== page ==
Thaddaeus Ropac

Bernhard Martin

20 Jun - 27 Jul 2013

The Nothing Is Our Story
20 June - 27 July 2013

Galerie Thaddaeus Ropac Paris presents a solo exhibition by German artist Bernhard Martin. The Nothing is Our Story is the title of a new series of paintings and drawings from Martin's continuing series Diktatur der Hormone [dictatorship of the hormones], started three years ago. It was originally planned as paraphrases on the iconography of the Last Supper, but in the course of the working process, these became table scenes which got out of hand, and when strung together they are like a film sequence. The drawings in the gallery, which are dedicated to the writer Michel Houellebecq, were inspired by the artist's thoughts on the novels Plateforme and La Possibilité d'une île.

The pictures are table scenes of a modern consumerist society, showing what is happening both on the table and under it. Martin describes the society he portrays as "sickened by its own rules, unable to find satisfactory answers to questions of power, love, jealousy and longing, and choosing as a last resort cynicism and self-indulgence." Bernhard Martin is not judgemental, nor does he think in hierarchies. He is interested in the absurd, the crazy, abnormal, abstracted, nonsensical, the paradoxical and senseless. The expression "absurdism" culminates in one of the pictures, which shows a food fight (Innerhalb des Absurden gibt es keine Hierarchie [Within the absurd there is no hierarchy]). In these works Martin also poses the question of "whether the last free thought might not be in the absurd. I'd rather paint a kick in the arse than some dreary old pop star." Martin's sources of inspiration range from Otto Dix’s famous triptych Großstadt (1927/28) to the strident and ruthless elements in Quentin Tarantino's films.

In past years, Bernhard Martin was known for his radical sampling and for his combination of the most diverse styles of painting, which he mostly blended to form exuberant picture narratives. Now he uses an innovative method of lightly applying pastel shades on to the raw canvas, lending the pictures a magical atmosphere. At first glance, Martin's works seem beautiful, but on closer inspection the subversive hotbed of his encoded pictorial worlds becomes perceptible. The paint is applied so delicately that the pictures seem strangely otherworldly. Martin's new technique here shows his profound need for change. "I'm not interested in doing the same thing all my life when everything around me is constantly changing," he says. "Surely it's more in keeping with the age to develop a language to withstand this, and to try to link and combine everything."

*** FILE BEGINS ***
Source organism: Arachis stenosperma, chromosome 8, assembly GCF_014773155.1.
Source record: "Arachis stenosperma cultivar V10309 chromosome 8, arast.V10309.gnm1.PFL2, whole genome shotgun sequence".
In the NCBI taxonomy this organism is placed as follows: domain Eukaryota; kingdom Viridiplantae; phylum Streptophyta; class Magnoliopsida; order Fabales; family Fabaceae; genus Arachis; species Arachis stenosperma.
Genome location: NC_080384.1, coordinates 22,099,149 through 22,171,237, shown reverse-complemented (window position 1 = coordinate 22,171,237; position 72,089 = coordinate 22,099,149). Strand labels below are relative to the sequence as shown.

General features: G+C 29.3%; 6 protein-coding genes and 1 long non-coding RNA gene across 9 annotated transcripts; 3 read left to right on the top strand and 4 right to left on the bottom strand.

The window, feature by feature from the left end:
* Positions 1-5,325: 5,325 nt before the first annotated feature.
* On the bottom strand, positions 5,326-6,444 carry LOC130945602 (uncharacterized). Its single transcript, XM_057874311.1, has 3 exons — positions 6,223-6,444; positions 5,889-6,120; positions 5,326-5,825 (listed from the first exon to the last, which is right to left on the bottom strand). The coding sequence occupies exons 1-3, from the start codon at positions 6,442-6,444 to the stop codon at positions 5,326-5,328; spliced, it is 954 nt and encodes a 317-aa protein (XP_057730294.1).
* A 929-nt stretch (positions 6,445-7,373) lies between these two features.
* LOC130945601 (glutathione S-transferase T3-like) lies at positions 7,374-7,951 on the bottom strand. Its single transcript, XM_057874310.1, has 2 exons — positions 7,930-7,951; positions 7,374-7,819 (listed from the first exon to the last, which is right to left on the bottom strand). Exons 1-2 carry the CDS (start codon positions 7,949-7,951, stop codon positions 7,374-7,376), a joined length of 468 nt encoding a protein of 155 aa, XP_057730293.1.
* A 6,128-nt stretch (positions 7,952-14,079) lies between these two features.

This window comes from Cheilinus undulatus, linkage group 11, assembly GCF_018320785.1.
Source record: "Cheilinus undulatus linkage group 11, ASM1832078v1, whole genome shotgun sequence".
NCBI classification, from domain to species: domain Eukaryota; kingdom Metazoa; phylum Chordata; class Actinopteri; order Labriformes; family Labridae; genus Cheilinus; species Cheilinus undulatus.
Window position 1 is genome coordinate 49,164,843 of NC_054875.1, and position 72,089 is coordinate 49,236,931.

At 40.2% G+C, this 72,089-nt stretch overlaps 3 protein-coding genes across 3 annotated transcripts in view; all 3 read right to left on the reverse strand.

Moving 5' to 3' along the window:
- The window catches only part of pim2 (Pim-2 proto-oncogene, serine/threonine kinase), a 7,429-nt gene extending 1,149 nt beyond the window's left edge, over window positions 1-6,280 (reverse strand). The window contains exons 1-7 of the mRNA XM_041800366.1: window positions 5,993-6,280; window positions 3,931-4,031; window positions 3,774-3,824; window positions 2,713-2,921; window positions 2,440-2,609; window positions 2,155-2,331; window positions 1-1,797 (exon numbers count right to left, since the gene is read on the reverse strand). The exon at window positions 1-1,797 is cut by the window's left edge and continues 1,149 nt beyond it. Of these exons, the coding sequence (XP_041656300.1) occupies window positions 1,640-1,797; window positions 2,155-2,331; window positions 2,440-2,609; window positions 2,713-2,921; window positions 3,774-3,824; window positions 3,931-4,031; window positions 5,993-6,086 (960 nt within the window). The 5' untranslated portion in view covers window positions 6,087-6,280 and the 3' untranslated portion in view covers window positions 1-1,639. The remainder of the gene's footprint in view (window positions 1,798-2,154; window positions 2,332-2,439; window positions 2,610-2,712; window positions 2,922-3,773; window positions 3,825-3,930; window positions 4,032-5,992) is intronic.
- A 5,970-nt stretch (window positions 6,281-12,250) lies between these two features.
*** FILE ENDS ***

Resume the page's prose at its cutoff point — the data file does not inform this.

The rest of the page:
The large-scale drawings in the gallery represent enclosed landscapes, resorts and leisure parks. The creatures depicted (based on the Seven Deadly Sins) in these landscapes – which are always at the same time puzzle pictures – can amuse themselves to their heart's content and assume different roles. Here one can love, believe, eat, kill, torture, and shed all problems, responsibility and social constraint, as in a dream.

Bernhard Martin chronicles everyday life; his deliberate recourse to the most infantile objects is typical. He calls his programme "the idea of randomness, without being random." "I paint the way others speak," he sums up. "I'm interested in worlds, islands, rarities, biotopes, contrasts that clash – in short, everyday life" – thus Martin describes the intention of his works, which form a fascinating sub-system of real appearances. "Many pictures are like vortices that suck in the gaze," Daniel Völzke once remarked in Zeit Magazine (19/2008).

Bernhard Martin was born in Hanover in 1966, and studied at the Academy of Fine Arts in Kassel (1983-89) – probably one of the youngest students ever to have been accepted into a German academy of art. He spent the ensuing years in Frankfurt am Main and Barcelona, and currently lives in London and Berlin. He became known to a wide public particularly through the very favourably received group exhibition of New German Painting held in the Frankfurt Kunstverein in 2003, and his work is now represented in important collections including the Museum of Contemporary Art in Geneva, the Rubell Collection in Florida, MoMA in New York, the Sander Collection in Berlin, the Deutsche Bank in Frankfurt, the Thyssen-Bornemisza Art Contemporary in Vienna, and the Museum of Modern Art in Salzburg. In 2005 comprehensive solo exhibitions of his work were held in the Villa Arson in Nice and the Arario Museum in Seoul. In autumn 2008 he received the Art Prize of the City of Wolfsburg, marked by a major solo exhibition in the Städtische Galerie Wolfsburg. Bernhard Martin has participated in important group exhibitions in France; his works have been shown in the Kunsthalle de Mulhouse, Musée d’Art Contemporain de Val-de-Marne in Vitry-sur-Seine (both 2010), Ancienne Douane de Strasbourg (2011) and Carré Saint-Anne Espace d’Art Contemporain in Montpellier (2013).

Tags: Otto Dix, Bernhard Martin